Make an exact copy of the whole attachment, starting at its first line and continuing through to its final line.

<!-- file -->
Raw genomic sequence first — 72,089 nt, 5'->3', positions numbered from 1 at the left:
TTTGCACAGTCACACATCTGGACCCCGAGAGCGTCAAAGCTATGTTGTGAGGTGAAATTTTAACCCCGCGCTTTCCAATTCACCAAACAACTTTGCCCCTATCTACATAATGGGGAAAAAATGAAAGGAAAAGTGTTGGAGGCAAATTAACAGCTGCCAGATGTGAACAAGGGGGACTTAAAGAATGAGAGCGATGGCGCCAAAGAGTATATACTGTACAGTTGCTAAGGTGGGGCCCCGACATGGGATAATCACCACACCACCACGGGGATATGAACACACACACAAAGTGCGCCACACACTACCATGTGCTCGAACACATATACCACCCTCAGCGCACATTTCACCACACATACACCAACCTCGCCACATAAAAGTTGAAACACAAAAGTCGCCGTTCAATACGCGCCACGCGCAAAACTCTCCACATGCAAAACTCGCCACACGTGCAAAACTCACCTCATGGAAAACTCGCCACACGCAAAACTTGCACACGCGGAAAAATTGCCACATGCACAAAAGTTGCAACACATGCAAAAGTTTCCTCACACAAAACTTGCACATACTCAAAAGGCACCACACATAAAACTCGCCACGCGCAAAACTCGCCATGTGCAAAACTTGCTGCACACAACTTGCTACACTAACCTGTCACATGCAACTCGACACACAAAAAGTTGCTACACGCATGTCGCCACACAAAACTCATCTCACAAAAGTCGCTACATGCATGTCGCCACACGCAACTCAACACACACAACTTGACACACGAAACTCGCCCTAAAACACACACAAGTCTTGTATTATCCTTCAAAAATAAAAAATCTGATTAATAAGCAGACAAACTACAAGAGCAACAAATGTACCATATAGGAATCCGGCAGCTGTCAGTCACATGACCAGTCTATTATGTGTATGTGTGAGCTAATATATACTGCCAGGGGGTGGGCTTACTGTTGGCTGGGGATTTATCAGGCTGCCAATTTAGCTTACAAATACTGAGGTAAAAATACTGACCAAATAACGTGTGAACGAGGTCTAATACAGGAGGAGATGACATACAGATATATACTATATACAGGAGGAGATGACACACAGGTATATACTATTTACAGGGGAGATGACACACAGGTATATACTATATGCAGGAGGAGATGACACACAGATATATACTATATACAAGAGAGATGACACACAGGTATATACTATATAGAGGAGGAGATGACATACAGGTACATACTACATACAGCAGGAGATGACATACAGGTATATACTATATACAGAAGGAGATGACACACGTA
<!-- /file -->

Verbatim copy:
Raw genomic sequence first — 72,089 nt, 5'->3', positions numbered from 1 at the left:
TTTGCACAGTCACACATCTGGACCCCGAGAGCGTCAAAGCTATGTTGTGAGGTGAAATTTTAACCCCGCGCTTTCCAATTCACCAAACAACTTTGCCCCTATCTACATAATGGGGAAAAAATGAAAGGAAAAGTGTTGGAGGCAAATTAACAGCTGCCAGATGTGAACAAGGGGGACTTAAAGAATGAGAGCGATGGCGCCAAAGAGTATATACTGTACAGTTGCTAAGGTGGGGCCCCGACATGGGATAATCACCACACCACCACGGGGATATGAACACACACACAAAGTGCGCCACACACTACCATGTGCTCGAACACATATACCACCCTCAGCGCACATTTCACCACACATACACCAACCTCGCCACATAAAAGTTGAAACACAAAAGTCGCCGTTCAATACGCGCCACGCGCAAAACTCTCCACATGCAAAACTCGCCACACGTGCAAAACTCACCTCATGGAAAACTCGCCACACGCAAAACTTGCACACGCGGAAAAATTGCCACATGCACAAAAGTTGCAACACATGCAAAAGTTTCCTCACACAAAACTTGCACATACTCAAAAGGCACCACACATAAAACTCGCCACGCGCAAAACTCGCCATGTGCAAAACTTGCTGCACACAACTTGCTACACTAACCTGTCACATGCAACTCGACACACAAAAAGTTGCTACACGCATGTCGCCACACAAAACTCATCTCACAAAAGTCGCTACATGCATGTCGCCACACGCAACTCAACACACACAACTTGACACACGAAACTCGCCCTAAAACACACACAAGTCTTGTATTATCCTTCAAAAATAAAAAATCTGATTAATAAGCAGACAAACTACAAGAGCAACAAATGTACCATATAGGAATCCGGCAGCTGTCAGTCACATGACCAGTCTATTATGTGTATGTGTGAGCTAATATATACTGCCAGGGGGTGGGCTTACTGTTGGCTGGGGATTTATCAGGCTGCCAATTTAGCTTACAAATACTGAGGTAAAAATACTGACCAAATAACGTGTGAACGAGGTCTAATACAGGAGGAGATGACATACAGATATATACTATATACAGGAGGAGATGACACACAGGTATATACTATTTACAGGGGAGATGACACACAGGTATATACTATATGCAGGAGGAGATGACACACAGATATATACTATATACAAGAGAGATGACACACAGGTATATACTATATAGAGGAGGAGATGACATACAGGTACATACTACATACAGCAGGAGATGACATACAGGTATATACTATATACAGAAGGAGATGACACACGTA